An update from the TBT team!
One of the best privileges of working for the Trans Bhutan Trail is the opportunity to actually go out on the trail itself. Besides the obvious mental and physical health benefits, it also provides a connection to a Bhutan of the past, and an exploration of parts of my country I had never previously visited.
Although we had travelled to Wangdue Phodrang district – located in the centre west of Bhutan – many times before, we had never hiked the Pelela – Rukubji trail. The opportunity arose when our Marketing team went on a retreat to Bumthang, and we tried to complete as many hikes along the way.
We drove to Pelela Pass, known as the gateway to Central Bhutan. At an elevation of over 3,400 metres, it is one of the highest mountain passes in the country. From there, our three-hour hike began, as we descended into the open plains. We were greeted with a light drizzle – an auspicious sign we interpreted that our entire trip would go well.
Ten minutes into the hike, we were met with a herd of yaks grazing pastures. We saw a baby yak with huge earrings, holding a sturdy pose and looking like he was trying to fit in with the older yaks. It was a really endearing sight. The trek itself was that of moderate difficulty which made the walk pleasant, and we were able to appreciate the natural biodiversity found on the trail.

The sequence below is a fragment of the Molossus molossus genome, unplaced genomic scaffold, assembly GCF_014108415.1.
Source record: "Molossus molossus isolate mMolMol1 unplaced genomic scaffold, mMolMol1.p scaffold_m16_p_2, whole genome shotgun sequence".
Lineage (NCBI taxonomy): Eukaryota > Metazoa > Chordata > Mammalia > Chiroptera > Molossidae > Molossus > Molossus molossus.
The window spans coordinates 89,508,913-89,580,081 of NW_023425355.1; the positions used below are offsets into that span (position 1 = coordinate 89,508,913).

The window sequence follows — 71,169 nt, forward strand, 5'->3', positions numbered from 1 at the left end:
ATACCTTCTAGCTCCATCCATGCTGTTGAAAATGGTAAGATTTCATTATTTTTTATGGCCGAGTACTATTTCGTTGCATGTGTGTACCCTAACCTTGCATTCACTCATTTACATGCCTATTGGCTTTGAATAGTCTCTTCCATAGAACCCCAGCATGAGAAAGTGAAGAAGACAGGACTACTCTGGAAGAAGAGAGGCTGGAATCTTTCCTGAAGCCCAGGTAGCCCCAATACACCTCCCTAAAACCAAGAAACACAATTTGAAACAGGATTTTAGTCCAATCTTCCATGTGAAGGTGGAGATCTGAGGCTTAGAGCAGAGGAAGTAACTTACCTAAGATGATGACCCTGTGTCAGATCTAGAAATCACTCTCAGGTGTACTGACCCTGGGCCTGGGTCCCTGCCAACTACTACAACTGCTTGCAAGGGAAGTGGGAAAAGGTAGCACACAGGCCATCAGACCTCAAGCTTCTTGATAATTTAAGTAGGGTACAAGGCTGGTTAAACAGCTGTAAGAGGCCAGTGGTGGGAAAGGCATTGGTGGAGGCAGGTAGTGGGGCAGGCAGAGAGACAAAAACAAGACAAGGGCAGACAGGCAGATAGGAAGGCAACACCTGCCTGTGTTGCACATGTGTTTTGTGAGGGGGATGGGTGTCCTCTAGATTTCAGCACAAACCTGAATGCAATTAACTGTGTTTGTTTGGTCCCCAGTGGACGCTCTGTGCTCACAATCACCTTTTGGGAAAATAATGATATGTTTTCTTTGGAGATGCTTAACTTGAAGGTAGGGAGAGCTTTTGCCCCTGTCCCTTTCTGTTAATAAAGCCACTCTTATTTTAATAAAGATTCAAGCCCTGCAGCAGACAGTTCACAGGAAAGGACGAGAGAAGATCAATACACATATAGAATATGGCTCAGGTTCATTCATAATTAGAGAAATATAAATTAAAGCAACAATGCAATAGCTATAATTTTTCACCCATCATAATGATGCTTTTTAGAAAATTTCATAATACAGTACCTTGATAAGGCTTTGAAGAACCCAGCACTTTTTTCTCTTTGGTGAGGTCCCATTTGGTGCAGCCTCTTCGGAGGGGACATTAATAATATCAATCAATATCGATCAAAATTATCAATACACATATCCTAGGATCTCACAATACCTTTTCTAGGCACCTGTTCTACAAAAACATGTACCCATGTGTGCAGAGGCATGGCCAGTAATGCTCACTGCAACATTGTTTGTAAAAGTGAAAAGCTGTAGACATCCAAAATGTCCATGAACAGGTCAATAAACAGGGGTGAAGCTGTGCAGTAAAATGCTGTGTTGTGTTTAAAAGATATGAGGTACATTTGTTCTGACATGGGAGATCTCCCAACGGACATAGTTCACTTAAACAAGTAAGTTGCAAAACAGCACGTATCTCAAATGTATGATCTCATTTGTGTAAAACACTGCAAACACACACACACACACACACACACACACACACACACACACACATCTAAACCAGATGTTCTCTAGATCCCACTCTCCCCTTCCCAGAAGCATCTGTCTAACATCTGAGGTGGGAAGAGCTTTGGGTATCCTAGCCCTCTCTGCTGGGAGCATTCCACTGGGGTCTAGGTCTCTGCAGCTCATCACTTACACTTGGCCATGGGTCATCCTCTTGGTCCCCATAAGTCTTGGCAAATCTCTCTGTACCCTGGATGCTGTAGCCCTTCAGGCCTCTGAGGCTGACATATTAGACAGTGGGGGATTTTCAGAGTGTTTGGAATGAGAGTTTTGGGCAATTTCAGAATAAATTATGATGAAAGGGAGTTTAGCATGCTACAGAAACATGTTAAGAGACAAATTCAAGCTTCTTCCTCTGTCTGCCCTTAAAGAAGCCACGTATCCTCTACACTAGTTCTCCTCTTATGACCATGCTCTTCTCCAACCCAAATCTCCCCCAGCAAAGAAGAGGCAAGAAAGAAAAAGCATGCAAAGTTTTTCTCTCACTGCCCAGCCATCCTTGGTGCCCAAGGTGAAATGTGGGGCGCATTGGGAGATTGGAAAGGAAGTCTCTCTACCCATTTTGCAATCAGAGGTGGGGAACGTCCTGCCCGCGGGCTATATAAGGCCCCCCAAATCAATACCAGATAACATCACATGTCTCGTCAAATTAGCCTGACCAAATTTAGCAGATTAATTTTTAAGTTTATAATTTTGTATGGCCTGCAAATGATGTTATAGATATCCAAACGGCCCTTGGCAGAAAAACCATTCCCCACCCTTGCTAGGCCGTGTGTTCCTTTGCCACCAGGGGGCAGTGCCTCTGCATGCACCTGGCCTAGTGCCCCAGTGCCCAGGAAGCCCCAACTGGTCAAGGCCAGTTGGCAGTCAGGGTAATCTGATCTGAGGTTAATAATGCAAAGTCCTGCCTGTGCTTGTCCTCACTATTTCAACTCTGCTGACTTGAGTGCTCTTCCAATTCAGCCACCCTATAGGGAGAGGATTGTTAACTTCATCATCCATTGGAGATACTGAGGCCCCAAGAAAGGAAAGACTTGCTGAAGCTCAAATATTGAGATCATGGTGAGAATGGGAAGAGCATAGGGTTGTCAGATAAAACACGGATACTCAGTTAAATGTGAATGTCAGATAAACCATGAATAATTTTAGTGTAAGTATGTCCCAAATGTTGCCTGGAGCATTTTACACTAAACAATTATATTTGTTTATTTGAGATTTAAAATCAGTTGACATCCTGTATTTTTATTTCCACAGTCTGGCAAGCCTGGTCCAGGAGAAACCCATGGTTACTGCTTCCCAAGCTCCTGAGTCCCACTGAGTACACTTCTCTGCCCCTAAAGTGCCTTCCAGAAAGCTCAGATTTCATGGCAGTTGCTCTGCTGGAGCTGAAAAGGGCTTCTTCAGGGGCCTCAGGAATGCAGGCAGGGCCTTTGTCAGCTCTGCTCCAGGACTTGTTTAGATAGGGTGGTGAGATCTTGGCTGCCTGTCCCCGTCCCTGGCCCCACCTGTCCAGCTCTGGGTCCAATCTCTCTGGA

The highlight of the trek was a brief snowfall that made the air crisp. It was the first snow of the year for us and that’s when we started looking around and seeing the trail for what it truly was – a path that was so beautiful, but hidden and overlooked because of the modern motor roads that we took instead. The hike brought the team together and made us appreciate the trail and what it could offer.
Midway through the hike, we started recognizing sights and scenes that we had only previously seen in the photographs that our colleagues from the trail team had taken, and we were amazed by how pretty it was in real life. The pictures did not do justice to the beauty of the trail. We walked through a small village and saw a small cowshed that reminded us of a scene from Studio Ghibli!
We had almost climbed back to the main road and to our van, when we met Aum Leki – a cow herder and villager from Rukubji. We bought some fresh cow milk from her, and she offered to continue our walk on the trail to the village monastery, our actual destination. In the midst of all the talking, she made Dolkar (our Marketing Manager) her adopted daughter. We did not want the trail to end!
After offering our prayers at the monastery and talking with the village chief (Gup), one of the villagers invited us to their house for a cup of tea and snacks. His house was as warm as his family, and as fascinating as his stories. After a wonderful day hiking a beautiful trail and meeting with charming locals, we said goodbye to Rukubji village and to a day that will now be a lovely memory.
By: Dechen Wangmo and Dorjee Tso
Would you like to walk the Trans Bhutan Trail? Do you have a family story, historical account or images of the ancient trail? Please share them with the TBT Trail Community of Facebook and Instagram tagging #TransBhutanTrail, or contact us at firstname.lastname@example.org.